- On the West. The Eastern limit of the Great Australian Bight [A line from Cape Otway, Australia, to King Island and thence to Cape Grim, the Northwest extreme of Tasmania].
- On the East. The Western limit of the Tasman Sea between Gabo Island and Eddystone Point [A line from Gabo Island (near Cape Howe, 37°30'S) to the Northeast point of East Sister Island (148°E) thence along the 148th meridian to Flinders Island; beyond this Island a line running to the Eastward of the Vansittart Shoals to [Cape] Barren Island, and from Cape Barren (the Easternmost point of [Cape] Barren Island) to Eddystone Point (41°S) in Tasmania].
The Bass Strait is sometimes considered part of the Pacific Ocean The IHO in its Limits of Oceans and Seas (1953) states that straits joining two seas have been allotted to one of them, but does not list such allotments. It groups the Bass Strait with the South Pacific Ocean, the Great Australian Bight and the Tasman Sea. The Australian Hydrographic Service does not consider it to be part of the Southern Ocean, using the expanded Australian definition, and states that it lies within the Tasman Sea. The strait between the Furneaux Islands and Tasmania is Banks Strait, a subdivision of Bass Strait.
Discovery and exploration
The strait was named after George Bass after he and Matthew Flinders passed through it while circumnavigating Van Diemen's Land (now named Tasmania) in the Norfolk in 1798–99. At Flinders' recommendation the Governor of New South Wales, John Hunter, in 1800 named the stretch of water between the mainland and Van Diemen's Land "Basses Strait". Later it became known as Bass Strait.
The existence of the strait had been suggested in 1797 by the master of the Sydney Cove when he reached Sydney after deliberately grounding his foundering ship and being stranded on Preservation Island (at the eastern end of the strait). He reported that the strong south westerly swell and the tides and currents suggested that the island was in a channel linking the Pacific and southern Indian Ocean. Governor Hunter thus wrote to Joseph Banks in August 1797 that it seemed certain a strait existed.
Like the rest of the waters surrounding Tasmania, and particularly because of its limited depth, it is notoriously rough, with many ships lost there during the 19th century. A lighthouse was erected on Deal Island in 1848 to assist ships in the eastern part of the Straits, but there were no guides to the western entrance until the Cape Otway Lighthouse was first lit in 1848, followed by another at Cape Wickham at the northern end of King Island in 1861.
Strong currents between the Antarctic-driven southeast portions of the Indian Ocean and the Tasman Sea's Pacific Ocean waters provide a strait of powerful, wild storm waves. To illustrate its wild strength, Bass Strait is both twice as wide and twice as rough as the English Channel. The shipwrecks on the Tasmanian and Victorian coastlines number in the hundreds, although stronger metal ships and modern marine navigation have greatly reduced the danger.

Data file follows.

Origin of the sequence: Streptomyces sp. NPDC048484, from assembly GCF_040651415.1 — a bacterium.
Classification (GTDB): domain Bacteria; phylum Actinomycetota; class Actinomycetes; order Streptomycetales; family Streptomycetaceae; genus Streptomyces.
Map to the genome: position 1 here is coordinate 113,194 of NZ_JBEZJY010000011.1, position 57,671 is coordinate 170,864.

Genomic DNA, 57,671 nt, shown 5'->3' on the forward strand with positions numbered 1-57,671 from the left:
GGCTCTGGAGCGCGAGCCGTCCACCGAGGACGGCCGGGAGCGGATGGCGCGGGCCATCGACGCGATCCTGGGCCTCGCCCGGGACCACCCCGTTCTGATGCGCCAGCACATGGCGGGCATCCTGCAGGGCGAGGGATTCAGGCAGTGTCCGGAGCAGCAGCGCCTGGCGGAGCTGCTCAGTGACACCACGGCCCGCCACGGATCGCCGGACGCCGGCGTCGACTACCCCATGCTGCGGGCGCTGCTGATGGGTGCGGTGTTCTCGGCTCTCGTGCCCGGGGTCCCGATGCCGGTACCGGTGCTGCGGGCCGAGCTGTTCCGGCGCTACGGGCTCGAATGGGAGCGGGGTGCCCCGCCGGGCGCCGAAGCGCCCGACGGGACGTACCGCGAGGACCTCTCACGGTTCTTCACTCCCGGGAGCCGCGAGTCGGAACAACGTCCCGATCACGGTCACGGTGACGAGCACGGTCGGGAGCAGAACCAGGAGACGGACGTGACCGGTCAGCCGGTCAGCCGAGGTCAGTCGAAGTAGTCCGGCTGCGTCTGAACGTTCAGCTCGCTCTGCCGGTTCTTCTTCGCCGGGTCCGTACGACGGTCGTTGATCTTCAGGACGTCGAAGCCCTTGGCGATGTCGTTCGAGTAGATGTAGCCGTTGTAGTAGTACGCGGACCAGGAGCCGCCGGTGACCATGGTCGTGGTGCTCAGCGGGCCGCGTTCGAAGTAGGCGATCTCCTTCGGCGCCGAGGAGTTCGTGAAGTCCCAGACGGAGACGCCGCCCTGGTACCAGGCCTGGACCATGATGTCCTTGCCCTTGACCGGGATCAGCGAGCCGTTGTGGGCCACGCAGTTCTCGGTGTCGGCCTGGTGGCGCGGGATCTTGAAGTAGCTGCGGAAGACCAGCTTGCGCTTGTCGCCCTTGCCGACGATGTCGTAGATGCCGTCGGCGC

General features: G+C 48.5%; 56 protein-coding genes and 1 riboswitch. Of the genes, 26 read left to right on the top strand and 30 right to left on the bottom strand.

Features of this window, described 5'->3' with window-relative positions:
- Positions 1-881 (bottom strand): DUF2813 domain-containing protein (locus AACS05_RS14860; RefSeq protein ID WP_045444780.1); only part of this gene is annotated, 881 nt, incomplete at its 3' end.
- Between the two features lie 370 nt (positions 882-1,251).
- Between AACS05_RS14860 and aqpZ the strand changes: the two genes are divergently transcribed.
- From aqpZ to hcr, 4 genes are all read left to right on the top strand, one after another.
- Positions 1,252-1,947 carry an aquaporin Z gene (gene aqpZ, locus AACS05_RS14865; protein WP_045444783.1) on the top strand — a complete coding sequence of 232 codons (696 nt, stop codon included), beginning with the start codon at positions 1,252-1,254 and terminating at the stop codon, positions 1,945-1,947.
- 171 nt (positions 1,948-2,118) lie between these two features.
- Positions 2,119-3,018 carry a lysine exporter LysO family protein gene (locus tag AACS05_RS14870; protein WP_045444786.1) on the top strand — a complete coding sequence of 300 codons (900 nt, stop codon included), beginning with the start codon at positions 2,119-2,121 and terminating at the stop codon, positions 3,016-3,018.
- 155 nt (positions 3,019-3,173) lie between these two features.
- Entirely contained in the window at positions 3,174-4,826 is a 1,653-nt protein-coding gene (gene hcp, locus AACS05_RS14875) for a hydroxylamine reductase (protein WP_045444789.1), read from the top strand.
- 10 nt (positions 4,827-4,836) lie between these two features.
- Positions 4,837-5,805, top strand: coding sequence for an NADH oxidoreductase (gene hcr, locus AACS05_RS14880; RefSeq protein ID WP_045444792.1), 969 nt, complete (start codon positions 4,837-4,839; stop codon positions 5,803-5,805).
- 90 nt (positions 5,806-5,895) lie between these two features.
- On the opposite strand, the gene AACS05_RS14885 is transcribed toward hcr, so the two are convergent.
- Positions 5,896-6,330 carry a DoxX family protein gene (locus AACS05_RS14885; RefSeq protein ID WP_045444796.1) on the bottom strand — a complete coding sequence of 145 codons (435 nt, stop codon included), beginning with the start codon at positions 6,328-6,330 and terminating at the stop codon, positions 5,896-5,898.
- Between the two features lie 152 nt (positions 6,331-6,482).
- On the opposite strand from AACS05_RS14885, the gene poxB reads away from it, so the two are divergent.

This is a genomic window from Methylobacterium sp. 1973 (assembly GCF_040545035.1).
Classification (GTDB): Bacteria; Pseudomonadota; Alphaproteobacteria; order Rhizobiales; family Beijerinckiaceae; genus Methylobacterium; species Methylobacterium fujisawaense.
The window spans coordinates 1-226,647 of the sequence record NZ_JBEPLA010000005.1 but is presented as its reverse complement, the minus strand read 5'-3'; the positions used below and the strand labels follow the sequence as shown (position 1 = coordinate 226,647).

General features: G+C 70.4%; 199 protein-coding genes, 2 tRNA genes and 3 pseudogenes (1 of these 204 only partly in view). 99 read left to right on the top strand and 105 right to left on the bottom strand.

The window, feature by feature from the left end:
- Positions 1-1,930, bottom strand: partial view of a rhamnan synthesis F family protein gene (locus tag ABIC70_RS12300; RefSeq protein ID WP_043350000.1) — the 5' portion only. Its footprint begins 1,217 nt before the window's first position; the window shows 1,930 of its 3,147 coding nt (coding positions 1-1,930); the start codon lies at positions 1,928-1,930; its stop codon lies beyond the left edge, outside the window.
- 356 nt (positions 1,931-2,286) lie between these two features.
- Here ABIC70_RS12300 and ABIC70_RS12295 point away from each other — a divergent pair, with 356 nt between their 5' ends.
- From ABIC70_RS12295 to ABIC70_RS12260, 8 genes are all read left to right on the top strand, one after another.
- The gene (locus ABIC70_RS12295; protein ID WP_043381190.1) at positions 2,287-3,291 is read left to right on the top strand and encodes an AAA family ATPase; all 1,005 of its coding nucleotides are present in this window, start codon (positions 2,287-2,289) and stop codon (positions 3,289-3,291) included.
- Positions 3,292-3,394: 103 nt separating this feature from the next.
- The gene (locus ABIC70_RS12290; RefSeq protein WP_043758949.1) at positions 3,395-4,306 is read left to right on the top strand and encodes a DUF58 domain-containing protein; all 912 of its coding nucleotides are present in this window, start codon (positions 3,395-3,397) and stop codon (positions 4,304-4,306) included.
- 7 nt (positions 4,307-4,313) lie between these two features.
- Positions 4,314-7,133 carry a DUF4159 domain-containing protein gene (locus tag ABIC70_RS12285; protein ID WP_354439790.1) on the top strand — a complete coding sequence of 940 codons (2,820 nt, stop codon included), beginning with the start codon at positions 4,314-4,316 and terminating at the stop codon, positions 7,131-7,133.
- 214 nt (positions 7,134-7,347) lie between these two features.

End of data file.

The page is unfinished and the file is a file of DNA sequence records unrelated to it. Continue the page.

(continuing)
Many vessels, some quite large, have disappeared without trace, or left scant evidence of their passing. Despite myths and legends of piracy, wrecking and alleged supernatural phenomena akin to those of the Bermuda Triangle, such disappearances can be invariably ascribed to treacherous combinations of wind and sea conditions, and the numerous semi-submerged rocks and reefs within the Straits.
Despite the strait's difficult waters it provided a safer and less boisterous passage for ships on the route from Europe or India to Sydney in the early 19th century. The strait also saved 700 miles distance on the voyage.
There are over 50 islands in Bass Strait. Major islands include:
South eastern section:
- Furneaux Group
North eastern section:
A number of oil and gas fields exist in Bass Strait. The eastern field, known as the Gippsland Basin, was discovered in the 1960s and is located about 50 km off the coast of Gippsland. The oil and gas is sent via a pipeline to gas processing facilities and oil refineries at Longford, Western Port, Altona and Geelong, as well as by tanker to New South Wales. The western field, known as the Otway Basin, was discovered in the 1990s offshore near Port Campbell. Its exploitation began in 2005.
The fastest and cheapest method of travel across Bass Strait is by air. The main carriers are Jetstar Airways and Virgin Australia; Qantas and Tiger Airways Australia also operate services. Major airports in Tasmania include Hobart International Airport and Launceston Airport; the smaller airports in the north of the state and on the islands in the strait are served either by Regional Express Airlines, QantasLink or King Island Airlines.
See also Bass Strait Ferries
The domestic sea route is serviced by two Spirit of Tasmania passenger vehicle ferries, based in Devonport, Tasmania. The ships travel daily in opposite directions between Devonport and Station Pier in Melbourne, as overnight trips with additional daytime trips during the peak summer season.